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bookmark_borderUnderstanding the Rating Levels of Timber for Better Business

assessments onsite forest

Although timber is a great material for furniture, not all varieties are made equal. Freeloading termites, insects, and environmental conditions can make your hard work go in vain. But a high strength, durability, and resistance of your furniture can withstand these factors to stay on the floor for a longer time. Thus, if you are buying or selling timber or timber products, understanding timber ratings is crucial.

All the timber materials are classified into different rating segments by hazard levels, durability, and strength. So, we will go through them one by one.

Hazard Levels

 This level determines how hazardous conditions a timber product can withstand. Timber is rated H1 through H6 with H1 bringing the lowest level on the scale. The H1 timber is suitable for indoor, above-ground areas that are well ventilated and has borer resistance. The H2 level adds termite resistance and is good for ground areas provided they are protected from wetting and leaching. On the top is the H6 variety that’s good for outdoor use, can be submerged in saltwater, and protects against decay and marine wood borers.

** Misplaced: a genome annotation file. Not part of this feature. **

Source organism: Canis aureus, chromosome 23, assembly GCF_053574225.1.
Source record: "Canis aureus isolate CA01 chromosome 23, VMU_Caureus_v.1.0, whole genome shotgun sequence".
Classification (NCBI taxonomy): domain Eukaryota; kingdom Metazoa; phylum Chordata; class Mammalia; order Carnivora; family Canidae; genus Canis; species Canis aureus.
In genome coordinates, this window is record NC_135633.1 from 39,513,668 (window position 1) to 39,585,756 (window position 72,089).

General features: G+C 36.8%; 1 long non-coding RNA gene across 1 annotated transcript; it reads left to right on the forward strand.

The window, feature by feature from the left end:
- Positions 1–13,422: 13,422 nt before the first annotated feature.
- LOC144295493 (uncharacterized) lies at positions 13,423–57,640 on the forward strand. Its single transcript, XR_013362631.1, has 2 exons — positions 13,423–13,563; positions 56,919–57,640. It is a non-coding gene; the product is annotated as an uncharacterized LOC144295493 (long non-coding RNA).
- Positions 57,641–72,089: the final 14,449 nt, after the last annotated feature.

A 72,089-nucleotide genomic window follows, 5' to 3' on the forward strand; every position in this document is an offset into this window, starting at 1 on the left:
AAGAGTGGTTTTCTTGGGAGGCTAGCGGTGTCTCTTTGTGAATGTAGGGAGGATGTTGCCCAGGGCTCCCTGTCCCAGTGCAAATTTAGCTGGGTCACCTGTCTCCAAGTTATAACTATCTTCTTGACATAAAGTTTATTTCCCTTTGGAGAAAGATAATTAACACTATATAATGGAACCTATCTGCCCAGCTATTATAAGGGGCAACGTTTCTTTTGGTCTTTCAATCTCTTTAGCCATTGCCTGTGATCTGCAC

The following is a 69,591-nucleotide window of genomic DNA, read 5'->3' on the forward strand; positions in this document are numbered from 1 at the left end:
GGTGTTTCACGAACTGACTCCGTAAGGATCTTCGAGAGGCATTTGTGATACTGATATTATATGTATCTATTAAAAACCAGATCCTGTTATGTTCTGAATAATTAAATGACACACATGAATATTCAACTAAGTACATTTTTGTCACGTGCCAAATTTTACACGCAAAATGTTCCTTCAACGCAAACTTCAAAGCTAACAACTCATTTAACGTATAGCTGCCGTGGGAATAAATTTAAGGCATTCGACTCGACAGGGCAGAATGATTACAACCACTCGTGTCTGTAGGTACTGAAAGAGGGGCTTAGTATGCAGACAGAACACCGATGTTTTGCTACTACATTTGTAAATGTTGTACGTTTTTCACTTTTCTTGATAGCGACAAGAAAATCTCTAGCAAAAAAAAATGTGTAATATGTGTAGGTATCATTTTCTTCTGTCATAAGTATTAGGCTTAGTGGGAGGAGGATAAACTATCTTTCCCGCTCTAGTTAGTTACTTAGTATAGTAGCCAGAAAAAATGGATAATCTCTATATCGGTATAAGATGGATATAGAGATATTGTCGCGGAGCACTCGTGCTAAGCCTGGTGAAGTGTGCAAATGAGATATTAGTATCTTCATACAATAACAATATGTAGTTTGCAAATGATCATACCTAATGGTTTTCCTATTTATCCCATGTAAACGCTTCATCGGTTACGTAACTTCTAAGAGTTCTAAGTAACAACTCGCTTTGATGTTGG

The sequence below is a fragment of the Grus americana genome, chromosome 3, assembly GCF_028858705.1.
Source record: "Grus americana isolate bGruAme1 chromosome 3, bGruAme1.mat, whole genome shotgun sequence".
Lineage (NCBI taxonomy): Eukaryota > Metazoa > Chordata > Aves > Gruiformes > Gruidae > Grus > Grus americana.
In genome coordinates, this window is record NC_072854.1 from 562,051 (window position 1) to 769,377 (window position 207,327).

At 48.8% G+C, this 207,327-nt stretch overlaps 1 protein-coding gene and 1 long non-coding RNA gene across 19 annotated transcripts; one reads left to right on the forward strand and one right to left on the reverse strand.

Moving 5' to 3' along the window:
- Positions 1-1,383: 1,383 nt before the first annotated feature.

Durability Levels

Similar to hazards, timber has four classes of durability. Class 1 and 2 hardwood is recommended for handrails and decking due to their high durability and long lifespan. Class 3 and 4 timbers are usually less durable and last less based on where they are installed.

Strength Levels

These levels define the ability of the timber to withhold stress. The ratings start with F1 being the lowest and go past F40. F14 or higher level is recommended for bears, joists, and decking.

On top of all, dealing with timber grown sustainably and approved by onsite forest assessments will always be environmental-friendly and deliver better performance.